Two Very Different Ways to Treat Sinners
Paul TautgesPaul Tautges serves as senior pastor at Cornerstone Community Church in suburban Cleveland, Ohio, having previously pastored for 22 years in Sheboygan, Wisconsin. Paul has authored eight books including Counseling One Another, Brass Heavens, and Comfort the Grieving, and contributed chapters to two volumes produced by the Biblical Counseling Coalition. He is also the consulting editor of the LifeLine Mini-Book series from Shepherd Press. Paul is a Fellow with ACBC (Association of Certified Biblical Counselors). He and his wife, Karen, are the parents of ten children (three married), and have two grandchildren. Paul enjoys writing as a means of cultivating discipleship among believers and, therefore, blogs regularly at Counseling One Another.
- 2014 Feb 25
There are basically two different ways we treat fellow sinners. We either act like self-appointed judges who, like the Pharisees, act out of our supposed self-righteousness, or we act like needy sinners who never step very far away from the cross and, therefore, like Jesus (who, unlike us, was not a sinner at all!), are quick to dispense grace and forgiveness. To summarize it another way, we either live by the letter of the law, which kills the soul, or we live by the Spirit, which gives life (2 Cor 3:6).
These two approaches are what we see in massive contrast in John’s account of the woman caught in adultery. The contrast is startling. Please stop here. Take two minutes to read John 8:1-11 before proceeding.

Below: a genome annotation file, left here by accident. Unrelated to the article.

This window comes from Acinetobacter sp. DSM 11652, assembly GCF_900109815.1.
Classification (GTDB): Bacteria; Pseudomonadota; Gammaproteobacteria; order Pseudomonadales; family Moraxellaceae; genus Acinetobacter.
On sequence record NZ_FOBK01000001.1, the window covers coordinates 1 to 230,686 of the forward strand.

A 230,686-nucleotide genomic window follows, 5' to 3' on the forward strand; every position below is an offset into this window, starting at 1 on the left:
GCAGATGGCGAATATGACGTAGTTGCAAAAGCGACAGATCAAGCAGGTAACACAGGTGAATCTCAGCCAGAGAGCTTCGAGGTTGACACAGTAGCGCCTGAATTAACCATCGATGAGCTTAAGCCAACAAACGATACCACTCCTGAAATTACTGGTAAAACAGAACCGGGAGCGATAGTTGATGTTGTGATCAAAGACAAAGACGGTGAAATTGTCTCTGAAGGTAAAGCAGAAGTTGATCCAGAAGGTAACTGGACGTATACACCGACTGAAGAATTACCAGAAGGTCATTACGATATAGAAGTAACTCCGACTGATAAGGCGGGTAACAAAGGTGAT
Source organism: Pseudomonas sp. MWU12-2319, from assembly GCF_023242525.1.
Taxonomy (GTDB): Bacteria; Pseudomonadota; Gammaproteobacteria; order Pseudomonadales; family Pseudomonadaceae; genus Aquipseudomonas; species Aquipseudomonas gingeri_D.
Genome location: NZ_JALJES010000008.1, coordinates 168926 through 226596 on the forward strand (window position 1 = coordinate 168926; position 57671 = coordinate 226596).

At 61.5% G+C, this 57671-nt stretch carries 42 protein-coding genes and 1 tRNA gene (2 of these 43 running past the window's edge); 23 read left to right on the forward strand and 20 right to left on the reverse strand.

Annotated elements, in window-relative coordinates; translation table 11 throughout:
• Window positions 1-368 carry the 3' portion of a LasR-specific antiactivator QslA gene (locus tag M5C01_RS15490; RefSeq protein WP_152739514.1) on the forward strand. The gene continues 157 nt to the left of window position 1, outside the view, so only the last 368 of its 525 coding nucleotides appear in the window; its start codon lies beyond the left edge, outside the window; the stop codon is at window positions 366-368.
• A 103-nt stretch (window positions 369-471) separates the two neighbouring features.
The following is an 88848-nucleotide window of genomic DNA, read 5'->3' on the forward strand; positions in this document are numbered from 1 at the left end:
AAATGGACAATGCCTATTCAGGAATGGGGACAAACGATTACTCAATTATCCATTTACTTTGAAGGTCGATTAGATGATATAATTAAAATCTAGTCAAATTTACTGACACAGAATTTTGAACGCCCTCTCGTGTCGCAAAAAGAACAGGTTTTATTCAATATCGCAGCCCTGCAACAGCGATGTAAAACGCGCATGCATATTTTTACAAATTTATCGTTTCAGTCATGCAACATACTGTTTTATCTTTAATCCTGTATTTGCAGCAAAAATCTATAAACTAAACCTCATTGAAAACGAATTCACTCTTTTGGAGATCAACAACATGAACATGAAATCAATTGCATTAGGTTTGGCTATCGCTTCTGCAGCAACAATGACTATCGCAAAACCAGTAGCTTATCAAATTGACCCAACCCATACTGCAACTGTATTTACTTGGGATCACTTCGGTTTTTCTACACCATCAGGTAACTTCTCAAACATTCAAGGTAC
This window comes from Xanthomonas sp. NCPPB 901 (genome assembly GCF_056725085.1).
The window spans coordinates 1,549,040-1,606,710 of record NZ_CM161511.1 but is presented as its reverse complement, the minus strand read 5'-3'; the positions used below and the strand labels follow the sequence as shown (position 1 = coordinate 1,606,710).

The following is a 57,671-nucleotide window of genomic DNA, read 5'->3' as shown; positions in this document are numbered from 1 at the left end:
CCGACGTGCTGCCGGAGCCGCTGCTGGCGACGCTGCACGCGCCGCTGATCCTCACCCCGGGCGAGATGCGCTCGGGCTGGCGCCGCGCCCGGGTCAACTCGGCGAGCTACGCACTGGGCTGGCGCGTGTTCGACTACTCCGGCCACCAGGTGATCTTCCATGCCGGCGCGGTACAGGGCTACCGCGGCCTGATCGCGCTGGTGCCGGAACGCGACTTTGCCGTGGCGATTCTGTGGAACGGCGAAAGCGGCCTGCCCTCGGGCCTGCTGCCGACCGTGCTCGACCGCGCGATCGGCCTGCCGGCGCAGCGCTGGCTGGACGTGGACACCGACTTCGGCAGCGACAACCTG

In John's example of the redeeming love and grace of Jesus we see the difference between treating people according to the letter of the law and treating them according to the Spirit. Here we see pompous leaders, who long to squash a sinful woman like a bug, contrasted alongside a Savior whose abundant grace pursues and ultimately restores her.
How a Self-Righteous Pharisee Treats Sinners
The scribes and the Pharisees, the self-righteous religionists, drew public attention to the woman’s sin in order to bolster their own reputation as spiritual experts of the law. Their accusation, though true, was for the purpose of trapping Jesus. However, in order to do so they used the woman's humiliation, public shame, and condemnation for their own self-serving purposes, not for the nurture and care of her broken soul. In short, these spiritual leaders thought first of judgment, but never of mercy, grace, or restorative love.
But something unexpected happened. Jesus turned the tables on the "punishers" and they were caught in their own trap just as passages like Psalm 7:15-16 predict.
How a Grace-Dispensing Savior Treats Sinners
When Jesus effectively turned the focus of the self-righteous leaders to their own guiltiness before God (that they too deserved death as violators of God’s law), they lost the grounds for their accusation and judgment of her. Jesus, on the other hand, pursued the sinner with grace—the kind of grace that first forgives and receives before instructing to live in holiness and obedience to God (2 Cor 5:15).
When sinners are treated according to the letter of the law the soul is killed and any attempt at restoration fails miserably. However, when sinners are treated with the redeeming grace of God then the Spirit gives life as He grants the twin gifts of repentance and faith and the subsequent ability to heed the call to “go and sin no more.”
Which of these two approaches describes us? Are we like the scribes and Pharisees who were quick to pronounce judgment on others and rid their life of offensive sinners who were beneath them? Or are we like Jesus who---without lowering God’s standard of holiness---reached out to sinners with patient grace? Have we forgotten that the ground is level at the foot of the cross? Do we recognize that no matter how long we've been a Christian we will never get to the point where we will have the “right” to condemn another? Are we daily conscious of the reality that there is only one who has the power to condemn and that it is not you or me? (Rom 8:34).
Let’s get honest with ourselves. How do we treat fellow sinners, really?